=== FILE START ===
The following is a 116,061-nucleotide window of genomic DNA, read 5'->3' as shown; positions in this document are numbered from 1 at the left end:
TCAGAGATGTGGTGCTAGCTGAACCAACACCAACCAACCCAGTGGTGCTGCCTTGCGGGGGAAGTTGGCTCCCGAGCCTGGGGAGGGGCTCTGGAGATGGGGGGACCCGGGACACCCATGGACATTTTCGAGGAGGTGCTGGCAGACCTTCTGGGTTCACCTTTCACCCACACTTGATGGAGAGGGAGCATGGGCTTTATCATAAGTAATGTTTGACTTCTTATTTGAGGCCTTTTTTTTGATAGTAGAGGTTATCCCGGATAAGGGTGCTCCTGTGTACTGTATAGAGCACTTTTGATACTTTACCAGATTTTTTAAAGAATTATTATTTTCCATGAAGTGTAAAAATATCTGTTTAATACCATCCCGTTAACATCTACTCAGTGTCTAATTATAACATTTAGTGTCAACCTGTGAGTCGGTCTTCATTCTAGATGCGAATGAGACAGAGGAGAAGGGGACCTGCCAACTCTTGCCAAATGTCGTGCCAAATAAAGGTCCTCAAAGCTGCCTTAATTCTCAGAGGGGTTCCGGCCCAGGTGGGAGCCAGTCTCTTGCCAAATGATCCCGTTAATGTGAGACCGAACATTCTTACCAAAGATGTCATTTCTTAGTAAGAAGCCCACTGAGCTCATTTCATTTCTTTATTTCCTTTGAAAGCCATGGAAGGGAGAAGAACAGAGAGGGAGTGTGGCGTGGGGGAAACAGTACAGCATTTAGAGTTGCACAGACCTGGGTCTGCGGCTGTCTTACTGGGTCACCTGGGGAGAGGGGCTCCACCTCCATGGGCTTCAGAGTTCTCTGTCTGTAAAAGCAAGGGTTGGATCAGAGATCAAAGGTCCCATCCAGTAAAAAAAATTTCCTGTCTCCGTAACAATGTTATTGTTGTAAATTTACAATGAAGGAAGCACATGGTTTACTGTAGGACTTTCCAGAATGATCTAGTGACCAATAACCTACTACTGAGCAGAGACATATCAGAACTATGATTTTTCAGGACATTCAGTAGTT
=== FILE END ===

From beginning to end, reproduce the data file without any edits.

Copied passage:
The following is a 116,061-nucleotide window of genomic DNA, read 5'->3' as shown; positions in this document are numbered from 1 at the left end:
TCAGAGATGTGGTGCTAGCTGAACCAACACCAACCAACCCAGTGGTGCTGCCTTGCGGGGGAAGTTGGCTCCCGAGCCTGGGGAGGGGCTCTGGAGATGGGGGGACCCGGGACACCCATGGACATTTTCGAGGAGGTGCTGGCAGACCTTCTGGGTTCACCTTTCACCCACACTTGATGGAGAGGGAGCATGGGCTTTATCATAAGTAATGTTTGACTTCTTATTTGAGGCCTTTTTTTTGATAGTAGAGGTTATCCCGGATAAGGGTGCTCCTGTGTACTGTATAGAGCACTTTTGATACTTTACCAGATTTTTTAAAGAATTATTATTTTCCATGAAGTGTAAAAATATCTGTTTAATACCATCCCGTTAACATCTACTCAGTGTCTAATTATAACATTTAGTGTCAACCTGTGAGTCGGTCTTCATTCTAGATGCGAATGAGACAGAGGAGAAGGGGACCTGCCAACTCTTGCCAAATGTCGTGCCAAATAAAGGTCCTCAAAGCTGCCTTAATTCTCAGAGGGGTTCCGGCCCAGGTGGGAGCCAGTCTCTTGCCAAATGATCCCGTTAATGTGAGACCGAACATTCTTACCAAAGATGTCATTTCTTAGTAAGAAGCCCACTGAGCTCATTTCATTTCTTTATTTCCTTTGAAAGCCATGGAAGGGAGAAGAACAGAGAGGGAGTGTGGCGTGGGGGAAACAGTACAGCATTTAGAGTTGCACAGACCTGGGTCTGCGGCTGTCTTACTGGGTCACCTGGGGAGAGGGGCTCCACCTCCATGGGCTTCAGAGTTCTCTGTCTGTAAAAGCAAGGGTTGGATCAGAGATCAAAGGTCCCATCCAGTAAAAAAAATTTCCTGTCTCCGTAACAATGTTATTGTTGTAAATTTACAATGAAGGAAGCACATGGTTTACTGTAGGACTTTCCAGAATGATCTAGTGACCAATAACCTACTACTGAGCAGAGACATATCAGAACTATGATTTTTCAGGACATTCAGTAGTT